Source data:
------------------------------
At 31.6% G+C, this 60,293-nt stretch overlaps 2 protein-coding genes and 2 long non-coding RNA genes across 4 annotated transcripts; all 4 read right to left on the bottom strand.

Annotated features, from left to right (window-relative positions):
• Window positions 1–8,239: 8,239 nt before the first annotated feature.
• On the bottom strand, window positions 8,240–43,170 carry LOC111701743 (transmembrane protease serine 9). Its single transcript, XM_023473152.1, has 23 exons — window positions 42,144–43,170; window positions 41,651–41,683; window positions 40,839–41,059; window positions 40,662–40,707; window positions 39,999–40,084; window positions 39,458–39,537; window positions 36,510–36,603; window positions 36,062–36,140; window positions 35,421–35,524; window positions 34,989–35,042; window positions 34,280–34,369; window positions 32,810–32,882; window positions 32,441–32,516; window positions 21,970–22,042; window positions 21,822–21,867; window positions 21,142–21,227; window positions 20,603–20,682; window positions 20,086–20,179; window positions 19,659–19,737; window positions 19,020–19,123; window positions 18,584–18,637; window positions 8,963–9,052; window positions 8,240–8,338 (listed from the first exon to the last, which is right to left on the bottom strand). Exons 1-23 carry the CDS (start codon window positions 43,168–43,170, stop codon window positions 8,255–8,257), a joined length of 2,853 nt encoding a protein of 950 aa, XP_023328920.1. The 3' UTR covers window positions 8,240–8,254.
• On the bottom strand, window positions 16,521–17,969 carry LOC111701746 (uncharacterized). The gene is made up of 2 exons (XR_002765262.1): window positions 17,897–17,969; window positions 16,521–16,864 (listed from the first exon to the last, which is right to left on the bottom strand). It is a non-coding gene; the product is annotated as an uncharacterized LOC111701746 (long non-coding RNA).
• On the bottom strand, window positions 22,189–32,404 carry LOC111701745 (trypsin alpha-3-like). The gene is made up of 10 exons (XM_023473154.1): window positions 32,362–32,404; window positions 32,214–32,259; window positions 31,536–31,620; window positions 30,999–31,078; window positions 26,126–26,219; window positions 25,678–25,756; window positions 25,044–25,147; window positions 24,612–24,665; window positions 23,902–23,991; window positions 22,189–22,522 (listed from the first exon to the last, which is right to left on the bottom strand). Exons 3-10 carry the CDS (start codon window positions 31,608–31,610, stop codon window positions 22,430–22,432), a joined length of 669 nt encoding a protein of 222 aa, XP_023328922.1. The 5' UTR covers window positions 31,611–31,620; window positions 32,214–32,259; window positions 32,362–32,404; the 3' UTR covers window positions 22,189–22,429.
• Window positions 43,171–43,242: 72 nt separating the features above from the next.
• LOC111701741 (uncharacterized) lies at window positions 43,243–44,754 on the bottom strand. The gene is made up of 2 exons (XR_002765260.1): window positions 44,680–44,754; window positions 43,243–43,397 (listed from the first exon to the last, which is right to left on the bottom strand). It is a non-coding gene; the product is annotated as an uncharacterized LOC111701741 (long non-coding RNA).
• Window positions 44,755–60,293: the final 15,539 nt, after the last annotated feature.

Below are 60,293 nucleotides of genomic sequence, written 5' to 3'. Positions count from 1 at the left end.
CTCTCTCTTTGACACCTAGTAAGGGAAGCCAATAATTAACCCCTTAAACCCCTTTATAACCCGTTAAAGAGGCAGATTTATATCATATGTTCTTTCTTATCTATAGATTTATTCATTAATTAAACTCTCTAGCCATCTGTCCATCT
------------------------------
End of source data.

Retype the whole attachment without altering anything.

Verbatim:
At 31.6% G+C, this 60,293-nt stretch overlaps 2 protein-coding genes and 2 long non-coding RNA genes across 4 annotated transcripts; all 4 read right to left on the bottom strand.

Annotated features, from left to right (window-relative positions):
• Window positions 1–8,239: 8,239 nt before the first annotated feature.
• On the bottom strand, window positions 8,240–43,170 carry LOC111701743 (transmembrane protease serine 9). Its single transcript, XM_023473152.1, has 23 exons — window positions 42,144–43,170; window positions 41,651–41,683; window positions 40,839–41,059; window positions 40,662–40,707; window positions 39,999–40,084; window positions 39,458–39,537; window positions 36,510–36,603; window positions 36,062–36,140; window positions 35,421–35,524; window positions 34,989–35,042; window positions 34,280–34,369; window positions 32,810–32,882; window positions 32,441–32,516; window positions 21,970–22,042; window positions 21,822–21,867; window positions 21,142–21,227; window positions 20,603–20,682; window positions 20,086–20,179; window positions 19,659–19,737; window positions 19,020–19,123; window positions 18,584–18,637; window positions 8,963–9,052; window positions 8,240–8,338 (listed from the first exon to the last, which is right to left on the bottom strand). Exons 1-23 carry the CDS (start codon window positions 43,168–43,170, stop codon window positions 8,255–8,257), a joined length of 2,853 nt encoding a protein of 950 aa, XP_023328920.1. The 3' UTR covers window positions 8,240–8,254.
• On the bottom strand, window positions 16,521–17,969 carry LOC111701746 (uncharacterized). The gene is made up of 2 exons (XR_002765262.1): window positions 17,897–17,969; window positions 16,521–16,864 (listed from the first exon to the last, which is right to left on the bottom strand). It is a non-coding gene; the product is annotated as an uncharacterized LOC111701746 (long non-coding RNA).
• On the bottom strand, window positions 22,189–32,404 carry LOC111701745 (trypsin alpha-3-like). The gene is made up of 10 exons (XM_023473154.1): window positions 32,362–32,404; window positions 32,214–32,259; window positions 31,536–31,620; window positions 30,999–31,078; window positions 26,126–26,219; window positions 25,678–25,756; window positions 25,044–25,147; window positions 24,612–24,665; window positions 23,902–23,991; window positions 22,189–22,522 (listed from the first exon to the last, which is right to left on the bottom strand). Exons 3-10 carry the CDS (start codon window positions 31,608–31,610, stop codon window positions 22,430–22,432), a joined length of 669 nt encoding a protein of 222 aa, XP_023328922.1. The 5' UTR covers window positions 31,611–31,620; window positions 32,214–32,259; window positions 32,362–32,404; the 3' UTR covers window positions 22,189–22,429.
• Window positions 43,171–43,242: 72 nt separating the features above from the next.
• LOC111701741 (uncharacterized) lies at window positions 43,243–44,754 on the bottom strand. The gene is made up of 2 exons (XR_002765260.1): window positions 44,680–44,754; window positions 43,243–43,397 (listed from the first exon to the last, which is right to left on the bottom strand). It is a non-coding gene; the product is annotated as an uncharacterized LOC111701741 (long non-coding RNA).
• Window positions 44,755–60,293: the final 15,539 nt, after the last annotated feature.

Below are 60,293 nucleotides of genomic sequence, written 5' to 3'. Positions count from 1 at the left end.
CTCTCTCTTTGACACCTAGTAAGGGAAGCCAATAATTAACCCCTTAAACCCCTTTATAACCCGTTAAAGAGGCAGATTTATATCATATGTTCTTTCTTATCTATAGATTTATTCATTAATTAAACTCTCTAGCCATCTGTCCATCT